Why did you pick “This Land is Your Land” as you contribution to the campaign?
When I was asked to participate I was told to find or write a song that meant a lot to me. They told me to do what was in my heart, and I should do the most meaningful thing I could to help the campaign. I chose that song and there were all these cool Burlington connections. Bernie recorded the song in 1987, and our studio is in the same building where he recorded it. He’s a terrible singer. (Laughs.) We did the best job we could interpreting this American song, and we let it speak for itself. We brought people in, arranged it and made it heartfelt. We sent it to the campaign and they shared it directly on the campaign page. There were more than 600,000 views. It’s the most meaningful experience I’ve ever had as a singer and musician.
Why was it so meaningful?
I get to perform my own music all the time, and it’s great. But putting my music and voice and heart toward a bigger cause is the most fulfilling thing I’ve ever done. I struggle with the ego involved in promoting myself. This experience of using music to say I’m with the thinkers and I’m behind this person who is fighting for so many of the things that are so overdue. That’s more gratifying than anything else I’ve ever done.
You were with the campaign when he won the New Hampshire primary.
Yes, and I feel like I could cry talking about it. There were big screens showing the news and hundreds of supporters waiting for the results to come in. It was amazing being in that room for his largest victory. It was an incredible moment. And it was like, holy shit. This weird, disheveled guy from Vermont, people are really taking notice of him. I felt hope. People talked about that with Obama, and I’m proud to have lived through his presidency, but this was pretty astounding. I’m still processing it.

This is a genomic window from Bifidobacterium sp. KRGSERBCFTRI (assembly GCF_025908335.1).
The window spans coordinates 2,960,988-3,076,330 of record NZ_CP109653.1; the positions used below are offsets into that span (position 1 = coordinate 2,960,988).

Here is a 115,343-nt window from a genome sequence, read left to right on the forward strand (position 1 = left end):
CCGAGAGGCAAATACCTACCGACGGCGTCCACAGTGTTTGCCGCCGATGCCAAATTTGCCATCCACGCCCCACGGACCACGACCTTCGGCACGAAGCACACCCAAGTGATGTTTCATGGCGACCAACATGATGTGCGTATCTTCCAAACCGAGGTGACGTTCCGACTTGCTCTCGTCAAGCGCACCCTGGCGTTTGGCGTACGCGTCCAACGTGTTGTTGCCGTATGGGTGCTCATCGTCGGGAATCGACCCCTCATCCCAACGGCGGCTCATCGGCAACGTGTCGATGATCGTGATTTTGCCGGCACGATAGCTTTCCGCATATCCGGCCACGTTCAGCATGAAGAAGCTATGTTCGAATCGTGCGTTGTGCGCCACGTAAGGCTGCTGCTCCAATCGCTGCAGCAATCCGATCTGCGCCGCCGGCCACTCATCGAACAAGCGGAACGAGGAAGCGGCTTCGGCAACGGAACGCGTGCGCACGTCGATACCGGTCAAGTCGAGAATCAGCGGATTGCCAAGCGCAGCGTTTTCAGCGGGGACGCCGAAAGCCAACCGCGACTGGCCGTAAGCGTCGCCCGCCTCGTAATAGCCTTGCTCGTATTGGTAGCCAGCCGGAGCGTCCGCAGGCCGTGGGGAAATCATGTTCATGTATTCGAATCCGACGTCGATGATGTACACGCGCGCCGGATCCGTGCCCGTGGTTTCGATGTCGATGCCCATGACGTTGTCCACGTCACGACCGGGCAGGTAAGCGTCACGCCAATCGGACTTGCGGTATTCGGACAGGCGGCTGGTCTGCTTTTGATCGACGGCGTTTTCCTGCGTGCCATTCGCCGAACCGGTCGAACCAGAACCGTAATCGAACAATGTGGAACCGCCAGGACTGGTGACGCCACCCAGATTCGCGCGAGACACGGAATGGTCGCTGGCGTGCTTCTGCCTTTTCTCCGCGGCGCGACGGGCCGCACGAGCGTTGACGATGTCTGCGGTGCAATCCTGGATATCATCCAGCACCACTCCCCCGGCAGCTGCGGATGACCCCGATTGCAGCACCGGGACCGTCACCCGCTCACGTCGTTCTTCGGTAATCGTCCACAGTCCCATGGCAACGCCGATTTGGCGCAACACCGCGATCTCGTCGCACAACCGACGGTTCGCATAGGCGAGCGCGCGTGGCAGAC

How do you feel about where the campaigns are now?
I’m concerned about this election cycle. To have such polar opposites as different as Donald Trump and Hilary Clinton is really scary. It’s great that Bernie came as far as he did, and it gave me hope for the next 50 years, because young people really mobilized around him. That’s going to continue to grow.
I’m terrified that we have two candidates running who are both very establishment and very untrustworthy. I’m not happy at all with the choices. But I think and hope in four years, we’ll see the new generation of political leaders who Bernie mobilized.
Advice from the Artist
It’s threefold. If you can do all three things at the same time and stick with it, you’ll be OK. 1. Stay healthy. Figure out how to take care of yourself when you’re performing a lot. It’s hard. 2. Stay organized. I struggle with this the most. Aligning the business side of things is very important. 3. Know you’ll fail a lot, and you have to keep going. Believe in yourself and whatever your thing is. Everyone’s thing is different. It’s very tempting to see what’s popular and change your thing to be like that. Believe you’re cool and you have something special. Keep yourself unique. Do you.